On top of all that, there is this little actuarial problem: North Americans are living too long. That’s not bad for straight life insurance, but it has added dramatically to the cost of annuities, extended health benefits and other payments that insurers provide to still-breathing customers. “Let’s say you have 10 old high-school buddies who retire at age 65. Chances are that the first will die at age 70 and the last at 100,” says Sun Life CEO Dean Connor. “But if everybody has to save for 35 years of retirement, that’s too much.”
Regulators have turned up the heat. The 2008 crisis was triggered largely by the collapse of the world’s biggest life insurer, American International Group, Inc. Both that debacle and the meltdown in the Japanese industry in the 1990s exposed the fundamental vulnerability of life insurers to big market swings: If stock markets and real estate markets plunge, the value of assets on insurers’ balance sheets eventually does too. But their long-term liabilities remain. If interest rates and bond yields sink to nearly zero, as they did in Japan, insurers’ net income gradually evaporates.
Canada’s top regulator, the Office of the Superintendent of Financial Institutions (OSFI), is headed by Julie Dickson. One key measure that OSFI looks at to ensure that life insurers can meet their commitments to policyholders is the MCCSR ratio (minimum continuing capital and surplus requirements), which compares a company’s available capital to the capital required by regulators. The bare minimum MCCSR is 120%, but OSFI doesn’t like to see it dip below 200%. As markets collapsed in 2008, Manulife’s ratio sank below that threshold, setting off alarm bells in Ottawa.
That put Manulife’s D’Alessandro on the hottest seat in Canadian business. He was due to retire the following May, after 15 years in which he transformed the company into a financial services supermarket to rival the Big Six banks in Canada, not to mention earning it a ranking as the fifth-largest life insurer in the world. The key step in that feat was buying Boston-based John Hancock for $15 billion in 2004. As stock markets plunged in October, 2008, however, D’Alessandro at first tried to convince Dickson that Manulife couldn’t be making huge adjustments to capital based on wild daily stock market swings. When that argument didn’t give him the latitude he sought, he went through the embarrassment of hitting up the Big Six banks for an emergency loan of $3 billion.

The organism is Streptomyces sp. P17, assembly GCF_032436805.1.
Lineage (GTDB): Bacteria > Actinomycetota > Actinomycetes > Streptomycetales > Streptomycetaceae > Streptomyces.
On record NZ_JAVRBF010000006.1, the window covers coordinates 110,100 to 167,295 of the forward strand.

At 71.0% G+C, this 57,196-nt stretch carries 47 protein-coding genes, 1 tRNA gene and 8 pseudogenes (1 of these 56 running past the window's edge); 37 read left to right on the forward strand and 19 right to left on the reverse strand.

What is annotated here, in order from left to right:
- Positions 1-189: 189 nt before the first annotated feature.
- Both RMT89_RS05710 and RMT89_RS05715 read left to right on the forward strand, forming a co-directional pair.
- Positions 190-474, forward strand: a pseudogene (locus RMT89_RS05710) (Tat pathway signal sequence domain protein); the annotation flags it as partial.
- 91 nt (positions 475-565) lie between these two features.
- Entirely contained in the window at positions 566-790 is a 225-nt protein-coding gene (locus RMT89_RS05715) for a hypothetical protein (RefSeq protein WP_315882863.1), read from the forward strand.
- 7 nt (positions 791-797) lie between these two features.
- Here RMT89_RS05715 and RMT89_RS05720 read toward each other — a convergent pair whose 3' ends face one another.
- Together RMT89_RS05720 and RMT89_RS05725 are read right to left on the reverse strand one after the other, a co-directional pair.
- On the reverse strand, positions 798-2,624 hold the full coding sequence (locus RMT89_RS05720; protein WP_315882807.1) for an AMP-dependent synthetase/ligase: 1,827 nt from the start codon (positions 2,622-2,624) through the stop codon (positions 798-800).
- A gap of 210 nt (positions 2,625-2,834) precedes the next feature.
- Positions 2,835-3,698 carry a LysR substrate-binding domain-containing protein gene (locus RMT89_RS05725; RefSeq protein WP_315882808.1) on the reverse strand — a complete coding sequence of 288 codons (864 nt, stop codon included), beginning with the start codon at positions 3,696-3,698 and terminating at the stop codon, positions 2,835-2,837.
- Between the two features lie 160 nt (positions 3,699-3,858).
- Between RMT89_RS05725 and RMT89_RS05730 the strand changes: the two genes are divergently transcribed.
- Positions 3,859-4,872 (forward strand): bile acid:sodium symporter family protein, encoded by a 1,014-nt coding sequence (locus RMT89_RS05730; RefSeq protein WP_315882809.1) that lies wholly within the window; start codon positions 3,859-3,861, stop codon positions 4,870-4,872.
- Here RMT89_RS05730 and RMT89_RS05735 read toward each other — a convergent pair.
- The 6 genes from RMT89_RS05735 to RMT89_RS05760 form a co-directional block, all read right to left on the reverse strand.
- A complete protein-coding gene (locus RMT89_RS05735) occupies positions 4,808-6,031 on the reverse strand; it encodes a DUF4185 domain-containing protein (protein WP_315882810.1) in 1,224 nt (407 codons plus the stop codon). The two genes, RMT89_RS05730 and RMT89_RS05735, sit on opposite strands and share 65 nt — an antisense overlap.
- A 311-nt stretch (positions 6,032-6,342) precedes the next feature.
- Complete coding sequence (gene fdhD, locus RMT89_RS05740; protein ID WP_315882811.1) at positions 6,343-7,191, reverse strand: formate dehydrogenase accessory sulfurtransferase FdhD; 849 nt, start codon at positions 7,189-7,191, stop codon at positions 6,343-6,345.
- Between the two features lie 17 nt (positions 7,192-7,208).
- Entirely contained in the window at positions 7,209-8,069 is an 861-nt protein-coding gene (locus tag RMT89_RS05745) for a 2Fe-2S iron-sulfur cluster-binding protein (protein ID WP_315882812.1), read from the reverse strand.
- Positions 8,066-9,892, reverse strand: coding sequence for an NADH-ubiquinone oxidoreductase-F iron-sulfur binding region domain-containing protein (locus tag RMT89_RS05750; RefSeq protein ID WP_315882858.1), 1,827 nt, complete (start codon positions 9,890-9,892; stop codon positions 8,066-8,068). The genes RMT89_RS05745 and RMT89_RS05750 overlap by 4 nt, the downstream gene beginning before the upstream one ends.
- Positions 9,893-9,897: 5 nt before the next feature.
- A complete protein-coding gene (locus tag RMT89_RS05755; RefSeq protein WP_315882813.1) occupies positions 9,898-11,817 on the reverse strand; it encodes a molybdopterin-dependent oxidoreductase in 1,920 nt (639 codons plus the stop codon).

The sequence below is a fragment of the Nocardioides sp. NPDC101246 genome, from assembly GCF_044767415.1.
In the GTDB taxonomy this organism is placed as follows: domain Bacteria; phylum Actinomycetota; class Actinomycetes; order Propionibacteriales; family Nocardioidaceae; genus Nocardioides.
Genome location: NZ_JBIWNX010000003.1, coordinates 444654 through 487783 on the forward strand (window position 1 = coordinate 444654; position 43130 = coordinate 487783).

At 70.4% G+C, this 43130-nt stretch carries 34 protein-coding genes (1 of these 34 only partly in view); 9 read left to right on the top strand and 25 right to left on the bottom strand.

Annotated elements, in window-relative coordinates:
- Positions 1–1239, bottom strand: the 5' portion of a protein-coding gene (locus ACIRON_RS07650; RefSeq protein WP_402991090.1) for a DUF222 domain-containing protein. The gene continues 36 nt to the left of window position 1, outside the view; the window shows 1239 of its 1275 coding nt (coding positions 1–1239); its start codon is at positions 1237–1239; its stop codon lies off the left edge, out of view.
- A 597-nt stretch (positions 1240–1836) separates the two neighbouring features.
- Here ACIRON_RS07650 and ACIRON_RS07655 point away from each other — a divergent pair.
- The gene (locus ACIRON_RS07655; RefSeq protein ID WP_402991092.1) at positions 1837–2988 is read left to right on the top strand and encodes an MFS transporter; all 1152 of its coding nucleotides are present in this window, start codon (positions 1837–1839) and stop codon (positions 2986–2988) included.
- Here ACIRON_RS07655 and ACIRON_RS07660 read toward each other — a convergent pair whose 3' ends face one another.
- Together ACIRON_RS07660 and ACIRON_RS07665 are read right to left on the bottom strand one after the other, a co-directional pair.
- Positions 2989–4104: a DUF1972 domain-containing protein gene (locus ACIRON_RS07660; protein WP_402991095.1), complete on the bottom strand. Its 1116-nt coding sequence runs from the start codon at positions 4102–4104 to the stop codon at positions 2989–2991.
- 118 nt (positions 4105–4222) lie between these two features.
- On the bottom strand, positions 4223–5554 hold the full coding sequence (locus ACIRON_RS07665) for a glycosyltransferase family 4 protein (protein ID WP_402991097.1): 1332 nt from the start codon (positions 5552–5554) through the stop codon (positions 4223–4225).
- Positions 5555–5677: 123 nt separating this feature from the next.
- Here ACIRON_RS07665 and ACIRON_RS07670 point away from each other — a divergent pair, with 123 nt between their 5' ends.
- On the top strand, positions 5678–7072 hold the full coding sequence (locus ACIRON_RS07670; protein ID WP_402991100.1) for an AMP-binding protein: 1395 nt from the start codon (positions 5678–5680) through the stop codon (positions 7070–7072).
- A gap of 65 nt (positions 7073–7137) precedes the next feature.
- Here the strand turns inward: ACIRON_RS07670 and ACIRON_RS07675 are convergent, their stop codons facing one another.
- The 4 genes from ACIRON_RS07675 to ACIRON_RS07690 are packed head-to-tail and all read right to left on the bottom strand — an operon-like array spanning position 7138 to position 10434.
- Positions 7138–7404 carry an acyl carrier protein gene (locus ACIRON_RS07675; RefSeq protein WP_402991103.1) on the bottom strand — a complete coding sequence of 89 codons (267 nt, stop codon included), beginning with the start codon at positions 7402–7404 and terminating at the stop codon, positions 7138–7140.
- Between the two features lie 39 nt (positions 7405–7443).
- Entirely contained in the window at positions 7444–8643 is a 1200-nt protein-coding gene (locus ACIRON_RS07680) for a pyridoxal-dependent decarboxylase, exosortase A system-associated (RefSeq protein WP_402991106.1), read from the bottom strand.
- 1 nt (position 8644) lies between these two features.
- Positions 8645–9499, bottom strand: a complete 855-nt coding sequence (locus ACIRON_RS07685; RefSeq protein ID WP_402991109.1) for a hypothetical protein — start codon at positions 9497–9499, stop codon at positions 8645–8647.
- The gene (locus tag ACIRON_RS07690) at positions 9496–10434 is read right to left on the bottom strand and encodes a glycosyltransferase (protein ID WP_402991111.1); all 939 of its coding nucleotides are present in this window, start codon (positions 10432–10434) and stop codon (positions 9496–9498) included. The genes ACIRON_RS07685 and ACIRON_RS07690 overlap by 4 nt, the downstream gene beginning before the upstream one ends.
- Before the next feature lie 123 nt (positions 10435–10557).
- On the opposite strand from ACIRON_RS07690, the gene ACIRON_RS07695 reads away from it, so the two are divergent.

That was only a temporary fix. In December, Manulife hurriedly issued $2.3 billion worth of new common shares, severely diluting existing shareholders’ stakes. The following August, three months after D’Alessandro stepped down, his successor, Donald Guloien, outraged shareholders by slashing the company’s dividend by half, and then issuing another $2.5 billion worth of shares in November.
Since the crisis, OSFI has been putting insurers through stress tests—computer simulations of effects should there be other severe moves in the markets. There’s been some grumbling. Last year, companies were asked to test a 100-basis-point decline in interest rates. “People thought that was implausible, and not a good use of time,” says Dickson. But by the time the companies submitted their results, rates had sunk by more than 100 basis points. “Outlier scenarios do happen, and you have to think about what the impact on your company is going to be,” she says.
Yet the Big Three also seem to be trying to outdo each other at demonstrating how safe and prudent they are. Each now provides a blizzard of disclosure to shareholders on how they’re protecting themselves from downside risks.
Judging from Manulife’s and Sun Life’s share prices, many investors remain unimpressed, if not bewildered. And new accounting rules aren’t helping to clarify things. Since the 2008 crisis, the London-based International Accounting Standards Board has been leading a push to get its International Financial Reporting Standards (IFRS) adopted worldwide. IFRS took effect in Canada in 2011. The rules are close to Canada’s old generally accepted accounting principles (GAAP). The problem is the gulf between Canadian rules and American ones.